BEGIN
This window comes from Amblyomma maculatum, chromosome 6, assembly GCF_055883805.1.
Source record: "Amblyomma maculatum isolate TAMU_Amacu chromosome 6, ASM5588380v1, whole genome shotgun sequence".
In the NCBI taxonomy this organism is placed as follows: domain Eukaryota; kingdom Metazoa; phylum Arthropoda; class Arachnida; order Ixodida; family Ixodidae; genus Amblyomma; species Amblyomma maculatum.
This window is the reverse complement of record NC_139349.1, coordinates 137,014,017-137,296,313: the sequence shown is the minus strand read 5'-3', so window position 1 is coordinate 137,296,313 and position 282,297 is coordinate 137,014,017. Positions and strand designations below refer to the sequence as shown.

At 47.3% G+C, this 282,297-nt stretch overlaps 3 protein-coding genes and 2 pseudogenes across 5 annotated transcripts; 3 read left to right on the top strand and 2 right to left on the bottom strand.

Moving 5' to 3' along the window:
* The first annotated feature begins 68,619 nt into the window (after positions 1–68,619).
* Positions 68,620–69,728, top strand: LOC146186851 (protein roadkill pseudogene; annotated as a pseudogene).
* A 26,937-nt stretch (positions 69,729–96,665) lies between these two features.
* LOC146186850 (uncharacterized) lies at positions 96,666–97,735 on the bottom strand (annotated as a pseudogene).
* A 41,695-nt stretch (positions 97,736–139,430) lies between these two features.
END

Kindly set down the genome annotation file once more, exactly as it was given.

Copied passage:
This window comes from Amblyomma maculatum, chromosome 6, assembly GCF_055883805.1.
Source record: "Amblyomma maculatum isolate TAMU_Amacu chromosome 6, ASM5588380v1, whole genome shotgun sequence".
In the NCBI taxonomy this organism is placed as follows: domain Eukaryota; kingdom Metazoa; phylum Arthropoda; class Arachnida; order Ixodida; family Ixodidae; genus Amblyomma; species Amblyomma maculatum.
This window is the reverse complement of record NC_139349.1, coordinates 137,014,017-137,296,313: the sequence shown is the minus strand read 5'-3', so window position 1 is coordinate 137,296,313 and position 282,297 is coordinate 137,014,017. Positions and strand designations below refer to the sequence as shown.

At 47.3% G+C, this 282,297-nt stretch overlaps 3 protein-coding genes and 2 pseudogenes across 5 annotated transcripts; 3 read left to right on the top strand and 2 right to left on the bottom strand.

Moving 5' to 3' along the window:
* The first annotated feature begins 68,619 nt into the window (after positions 1–68,619).
* Positions 68,620–69,728, top strand: LOC146186851 (protein roadkill pseudogene; annotated as a pseudogene).
* A 26,937-nt stretch (positions 69,729–96,665) lies between these two features.
* LOC146186850 (uncharacterized) lies at positions 96,666–97,735 on the bottom strand (annotated as a pseudogene).
* A 41,695-nt stretch (positions 97,736–139,430) lies between these two features.